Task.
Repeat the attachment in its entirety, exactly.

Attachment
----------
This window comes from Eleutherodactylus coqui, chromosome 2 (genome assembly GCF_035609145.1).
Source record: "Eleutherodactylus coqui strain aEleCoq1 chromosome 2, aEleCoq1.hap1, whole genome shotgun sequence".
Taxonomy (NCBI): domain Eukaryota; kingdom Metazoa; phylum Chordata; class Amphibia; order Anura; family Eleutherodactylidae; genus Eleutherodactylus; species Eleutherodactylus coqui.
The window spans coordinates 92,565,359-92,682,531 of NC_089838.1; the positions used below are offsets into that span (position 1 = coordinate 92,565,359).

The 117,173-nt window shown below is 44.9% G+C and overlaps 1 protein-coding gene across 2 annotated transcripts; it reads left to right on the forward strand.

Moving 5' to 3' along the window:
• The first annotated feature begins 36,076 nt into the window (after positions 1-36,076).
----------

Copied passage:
This window comes from Eleutherodactylus coqui, chromosome 2 (genome assembly GCF_035609145.1).
Source record: "Eleutherodactylus coqui strain aEleCoq1 chromosome 2, aEleCoq1.hap1, whole genome shotgun sequence".
Taxonomy (NCBI): domain Eukaryota; kingdom Metazoa; phylum Chordata; class Amphibia; order Anura; family Eleutherodactylidae; genus Eleutherodactylus; species Eleutherodactylus coqui.
The window spans coordinates 92,565,359-92,682,531 of NC_089838.1; the positions used below are offsets into that span (position 1 = coordinate 92,565,359).

The 117,173-nt window shown below is 44.9% G+C and overlaps 1 protein-coding gene across 2 annotated transcripts; it reads left to right on the forward strand.

Moving 5' to 3' along the window:
• The first annotated feature begins 36,076 nt into the window (after positions 1-36,076).